What's With the Flight From Our Cities?
Urban unrest and COVID caused many Americans to weigh the benefits of the big city against the small town.
It was once sung that if you could make it there, you could make it anywhere. And most of the millions who actually lived in New York City were making it just fine — until the pandemic hit.
Since then, however, things have become drastically different.
A recent study by a “location analytics company” called Unacast estimated that the New York metro area had an outflow of 3.57 million people, which seems extremely high. However, they also estimated an inflow of 3.5 million people, leaving a net loss of 70,000 based on opt-in smartphone data.
Perhaps more important to this narrative, though, was the study’s estimate of $34 billion of net income loss for the city. Simply put: Those who were moving out were more well-off financially than those who were coming in. (Other anecdotal data on year-over-year rents this past fall supports that theory, too.) And while they weren’t going too far — nearly half simply relocated to other areas of New York and New Jersey — the fact that they’d left the city behind meant they were no longer contributing to its tax base.
While this study by Unacast was a clever way to bring attention to itself, it also brought up a salient point echoed in other circles: The bright lights of our big cities seem to have dimmed lately.
Perhaps the primary reason for this exodus was the COVID-induced worker repositioning that companies were forced to make in order to keep their employees healthy. Once workers became more accustomed to doing their jobs from home, many realized that there was no reason to remain in an urban area being hollowed out by pandemic-induced closings of bars, restaurants, sports venues, and other popular gathering spots. As long as they had a reasonable Internet connection, there was nothing wrong with relocating to a second-tier large city like Syracuse or Scranton. And while rents are plummeting in midtown Manhattan — much to the chagrin of developers and government alike — they’re going in the opposite direction in the second-tier cities that have needed this sort of break for awhile.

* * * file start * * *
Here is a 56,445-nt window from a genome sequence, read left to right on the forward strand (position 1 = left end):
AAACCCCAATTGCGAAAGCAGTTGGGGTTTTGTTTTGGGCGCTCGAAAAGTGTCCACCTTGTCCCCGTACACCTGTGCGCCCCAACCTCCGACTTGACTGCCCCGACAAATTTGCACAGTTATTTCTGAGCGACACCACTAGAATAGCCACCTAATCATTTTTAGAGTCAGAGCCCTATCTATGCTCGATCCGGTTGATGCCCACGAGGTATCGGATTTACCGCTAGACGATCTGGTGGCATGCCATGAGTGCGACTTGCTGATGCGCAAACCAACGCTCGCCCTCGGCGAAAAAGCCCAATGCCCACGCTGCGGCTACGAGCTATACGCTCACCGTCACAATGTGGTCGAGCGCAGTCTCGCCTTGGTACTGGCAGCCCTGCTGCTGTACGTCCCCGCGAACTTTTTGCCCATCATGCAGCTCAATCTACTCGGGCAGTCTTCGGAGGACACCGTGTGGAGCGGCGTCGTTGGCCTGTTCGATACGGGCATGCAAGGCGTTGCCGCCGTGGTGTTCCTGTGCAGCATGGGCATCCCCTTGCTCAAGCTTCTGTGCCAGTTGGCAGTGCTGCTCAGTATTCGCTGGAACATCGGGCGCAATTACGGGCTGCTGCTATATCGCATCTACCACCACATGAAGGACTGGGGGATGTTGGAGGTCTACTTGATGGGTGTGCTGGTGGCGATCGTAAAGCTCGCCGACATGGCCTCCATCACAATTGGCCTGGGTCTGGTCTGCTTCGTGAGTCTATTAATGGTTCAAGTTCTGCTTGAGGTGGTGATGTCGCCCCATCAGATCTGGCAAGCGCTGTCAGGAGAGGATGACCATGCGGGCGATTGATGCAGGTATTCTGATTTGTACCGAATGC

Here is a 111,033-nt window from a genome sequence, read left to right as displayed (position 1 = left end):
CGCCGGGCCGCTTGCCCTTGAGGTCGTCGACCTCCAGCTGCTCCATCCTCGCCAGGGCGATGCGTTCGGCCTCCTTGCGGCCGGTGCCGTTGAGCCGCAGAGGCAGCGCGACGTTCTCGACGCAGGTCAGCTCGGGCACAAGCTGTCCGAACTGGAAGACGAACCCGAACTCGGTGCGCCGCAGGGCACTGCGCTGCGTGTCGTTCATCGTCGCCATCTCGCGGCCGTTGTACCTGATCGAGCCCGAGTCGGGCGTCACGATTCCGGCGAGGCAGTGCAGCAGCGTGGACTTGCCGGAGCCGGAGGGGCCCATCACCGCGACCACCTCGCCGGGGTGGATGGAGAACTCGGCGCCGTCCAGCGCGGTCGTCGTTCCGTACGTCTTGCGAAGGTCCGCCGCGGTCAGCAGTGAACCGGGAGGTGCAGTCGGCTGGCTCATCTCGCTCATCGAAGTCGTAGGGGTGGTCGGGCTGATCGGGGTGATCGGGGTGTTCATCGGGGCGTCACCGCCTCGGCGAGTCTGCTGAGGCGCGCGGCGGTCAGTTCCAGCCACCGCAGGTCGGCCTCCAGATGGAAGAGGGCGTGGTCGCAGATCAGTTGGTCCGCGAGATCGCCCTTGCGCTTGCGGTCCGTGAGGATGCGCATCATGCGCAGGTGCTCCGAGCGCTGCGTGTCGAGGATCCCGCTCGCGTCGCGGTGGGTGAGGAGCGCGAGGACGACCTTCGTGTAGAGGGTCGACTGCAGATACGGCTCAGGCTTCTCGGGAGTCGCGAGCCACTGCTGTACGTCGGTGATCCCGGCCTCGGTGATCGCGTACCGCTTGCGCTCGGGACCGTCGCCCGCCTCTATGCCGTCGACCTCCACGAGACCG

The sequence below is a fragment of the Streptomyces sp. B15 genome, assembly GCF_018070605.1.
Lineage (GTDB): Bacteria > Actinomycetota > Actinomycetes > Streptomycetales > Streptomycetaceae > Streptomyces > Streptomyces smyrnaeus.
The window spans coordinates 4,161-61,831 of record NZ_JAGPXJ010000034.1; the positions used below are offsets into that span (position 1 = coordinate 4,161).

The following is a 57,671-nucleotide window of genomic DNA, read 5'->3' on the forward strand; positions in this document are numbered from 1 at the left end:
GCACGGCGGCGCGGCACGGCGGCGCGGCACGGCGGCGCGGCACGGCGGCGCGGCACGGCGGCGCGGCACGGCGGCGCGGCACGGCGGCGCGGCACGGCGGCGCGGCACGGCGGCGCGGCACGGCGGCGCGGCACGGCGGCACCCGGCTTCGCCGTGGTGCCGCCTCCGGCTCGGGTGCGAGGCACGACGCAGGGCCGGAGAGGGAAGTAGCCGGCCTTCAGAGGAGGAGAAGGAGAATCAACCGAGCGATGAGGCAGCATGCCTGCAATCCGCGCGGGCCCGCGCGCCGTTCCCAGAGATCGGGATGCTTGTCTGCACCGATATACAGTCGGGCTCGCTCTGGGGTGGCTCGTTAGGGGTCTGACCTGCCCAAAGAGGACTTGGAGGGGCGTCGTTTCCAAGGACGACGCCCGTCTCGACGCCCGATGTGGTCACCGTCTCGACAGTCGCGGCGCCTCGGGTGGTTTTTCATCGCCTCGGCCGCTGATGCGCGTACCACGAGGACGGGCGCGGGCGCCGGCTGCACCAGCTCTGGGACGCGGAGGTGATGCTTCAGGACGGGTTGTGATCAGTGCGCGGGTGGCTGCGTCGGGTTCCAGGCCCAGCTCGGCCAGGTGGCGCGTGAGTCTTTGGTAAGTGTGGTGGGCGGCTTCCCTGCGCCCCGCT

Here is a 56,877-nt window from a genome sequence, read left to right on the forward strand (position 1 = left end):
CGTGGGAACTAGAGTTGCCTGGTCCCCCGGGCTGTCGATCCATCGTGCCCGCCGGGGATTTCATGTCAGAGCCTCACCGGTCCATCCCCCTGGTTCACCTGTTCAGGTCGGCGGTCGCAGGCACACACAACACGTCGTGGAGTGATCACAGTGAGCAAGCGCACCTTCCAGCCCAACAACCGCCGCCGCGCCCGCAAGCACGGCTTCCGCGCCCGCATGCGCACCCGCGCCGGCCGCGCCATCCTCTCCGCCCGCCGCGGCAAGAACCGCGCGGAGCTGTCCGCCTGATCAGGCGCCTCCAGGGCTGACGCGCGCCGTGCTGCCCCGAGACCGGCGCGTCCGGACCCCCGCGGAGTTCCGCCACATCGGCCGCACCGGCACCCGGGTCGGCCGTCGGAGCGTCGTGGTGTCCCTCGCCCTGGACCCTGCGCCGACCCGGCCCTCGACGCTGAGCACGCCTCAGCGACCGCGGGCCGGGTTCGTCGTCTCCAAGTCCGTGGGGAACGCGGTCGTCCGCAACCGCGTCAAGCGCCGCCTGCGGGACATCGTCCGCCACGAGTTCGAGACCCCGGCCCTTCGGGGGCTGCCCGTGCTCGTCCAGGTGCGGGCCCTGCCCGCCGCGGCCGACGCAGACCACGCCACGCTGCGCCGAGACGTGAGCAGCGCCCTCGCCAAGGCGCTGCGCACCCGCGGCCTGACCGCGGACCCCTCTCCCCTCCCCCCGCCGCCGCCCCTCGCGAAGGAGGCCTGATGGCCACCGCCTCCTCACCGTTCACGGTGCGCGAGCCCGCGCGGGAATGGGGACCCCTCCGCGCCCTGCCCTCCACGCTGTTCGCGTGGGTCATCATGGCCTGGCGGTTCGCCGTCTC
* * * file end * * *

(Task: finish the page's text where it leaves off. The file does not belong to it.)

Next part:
However, libertarian author Kristin Tate takes the economic reasoning farther. “It is easy to blame the deluge on the coronavirus, but in reality a unique combination of factors heralded the end of the growth in places like New York while introducing population booms in medium-sized cities and suburbs across specific regions of the country,” she writes, adding to the blame, “a plethora of new taxes and regulatory schemes that soak middle- and high-income earners.” Thus, she concludes, “The decline of liberal cities in blue states during a crisis is perhaps the clearest judgment on a raft of poor tax and regulatory policies.”
Regarding these “schemes” Tate refers to, for many years the fiscal appetites of large cities had been fed by wealthy residents who weren’t really hurt by the tax bite because they were able to fully deduct the toll from their federal tax bill. However, the limitation of the SALT (state and local tax) deduction included in the GOP tax cuts in 2017 made higher local taxes less appealing to those who lived in big urban areas in blue states. (Tate later points out that these refugees are moving to formerly red states but, unfortunately, are seemingly voting for the very same tax policies from which they moved away.)
Furthermore, while retirees from the large metro areas have for years been using the high home values and equity they had built up back home to sell out and move to cheaper housing in places like Florida, the Carolinas, or coastal Delaware, the pandemic has helped to broaden that market to telecommuters. In some cases, those who couldn’t afford to buy a house in the New York metro may have received their big break thanks to telecommuting — they can now afford a nice new house just a few hours away, which would have cost them twice as much in the metro area.
Yet while leaving the city has become sensible for fiscal reasons, there’s also an added feeling of security for families who’ve left riot-torn urban areas for smaller towns. There’s much less worry about “autonomous zones” and protests for defunding the police, and the neighborliness and the close-knit community bring a peace of mind that money can’t buy.
The Wuhan flu will one day pass, but we’re unlikely to return to the old normal — for bad and good. If it means Americans return to small-town values where family and community count for more than making lots of money and acquiring lots of stuff, we can count that as a gain.